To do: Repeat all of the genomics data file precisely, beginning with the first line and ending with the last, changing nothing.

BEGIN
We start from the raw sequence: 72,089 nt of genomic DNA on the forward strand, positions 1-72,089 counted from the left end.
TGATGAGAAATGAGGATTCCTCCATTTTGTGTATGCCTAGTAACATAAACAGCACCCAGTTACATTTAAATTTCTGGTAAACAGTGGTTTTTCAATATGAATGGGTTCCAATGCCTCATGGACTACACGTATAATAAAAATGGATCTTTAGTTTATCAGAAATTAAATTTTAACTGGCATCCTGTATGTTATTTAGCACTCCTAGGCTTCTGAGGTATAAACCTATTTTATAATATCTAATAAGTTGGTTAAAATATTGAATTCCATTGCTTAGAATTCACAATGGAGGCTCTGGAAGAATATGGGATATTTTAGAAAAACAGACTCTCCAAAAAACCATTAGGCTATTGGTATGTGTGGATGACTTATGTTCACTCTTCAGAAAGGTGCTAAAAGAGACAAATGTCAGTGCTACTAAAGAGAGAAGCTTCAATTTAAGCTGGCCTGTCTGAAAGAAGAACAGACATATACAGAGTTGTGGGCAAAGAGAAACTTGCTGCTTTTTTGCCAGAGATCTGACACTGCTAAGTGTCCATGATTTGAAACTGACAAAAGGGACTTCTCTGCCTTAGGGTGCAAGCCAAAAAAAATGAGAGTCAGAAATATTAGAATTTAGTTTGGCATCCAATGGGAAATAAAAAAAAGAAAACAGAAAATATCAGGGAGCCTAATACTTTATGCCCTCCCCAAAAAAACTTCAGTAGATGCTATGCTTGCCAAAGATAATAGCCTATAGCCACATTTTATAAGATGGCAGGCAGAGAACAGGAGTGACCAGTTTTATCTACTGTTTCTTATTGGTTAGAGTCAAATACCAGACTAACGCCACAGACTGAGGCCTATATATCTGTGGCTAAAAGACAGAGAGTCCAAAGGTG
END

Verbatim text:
We start from the raw sequence: 72,089 nt of genomic DNA on the forward strand, positions 1-72,089 counted from the left end.
TGATGAGAAATGAGGATTCCTCCATTTTGTGTATGCCTAGTAACATAAACAGCACCCAGTTACATTTAAATTTCTGGTAAACAGTGGTTTTTCAATATGAATGGGTTCCAATGCCTCATGGACTACACGTATAATAAAAATGGATCTTTAGTTTATCAGAAATTAAATTTTAACTGGCATCCTGTATGTTATTTAGCACTCCTAGGCTTCTGAGGTATAAACCTATTTTATAATATCTAATAAGTTGGTTAAAATATTGAATTCCATTGCTTAGAATTCACAATGGAGGCTCTGGAAGAATATGGGATATTTTAGAAAAACAGACTCTCCAAAAAACCATTAGGCTATTGGTATGTGTGGATGACTTATGTTCACTCTTCAGAAAGGTGCTAAAAGAGACAAATGTCAGTGCTACTAAAGAGAGAAGCTTCAATTTAAGCTGGCCTGTCTGAAAGAAGAACAGACATATACAGAGTTGTGGGCAAAGAGAAACTTGCTGCTTTTTTGCCAGAGATCTGACACTGCTAAGTGTCCATGATTTGAAACTGACAAAAGGGACTTCTCTGCCTTAGGGTGCAAGCCAAAAAAAATGAGAGTCAGAAATATTAGAATTTAGTTTGGCATCCAATGGGAAATAAAAAAAAGAAAACAGAAAATATCAGGGAGCCTAATACTTTATGCCCTCCCCAAAAAAACTTCAGTAGATGCTATGCTTGCCAAAGATAATAGCCTATAGCCACATTTTATAAGATGGCAGGCAGAGAACAGGAGTGACCAGTTTTATCTACTGTTTCTTATTGGTTAGAGTCAAATACCAGACTAACGCCACAGACTGAGGCCTATATATCTGTGGCTAAAAGACAGAGAGTCCAAAGGTG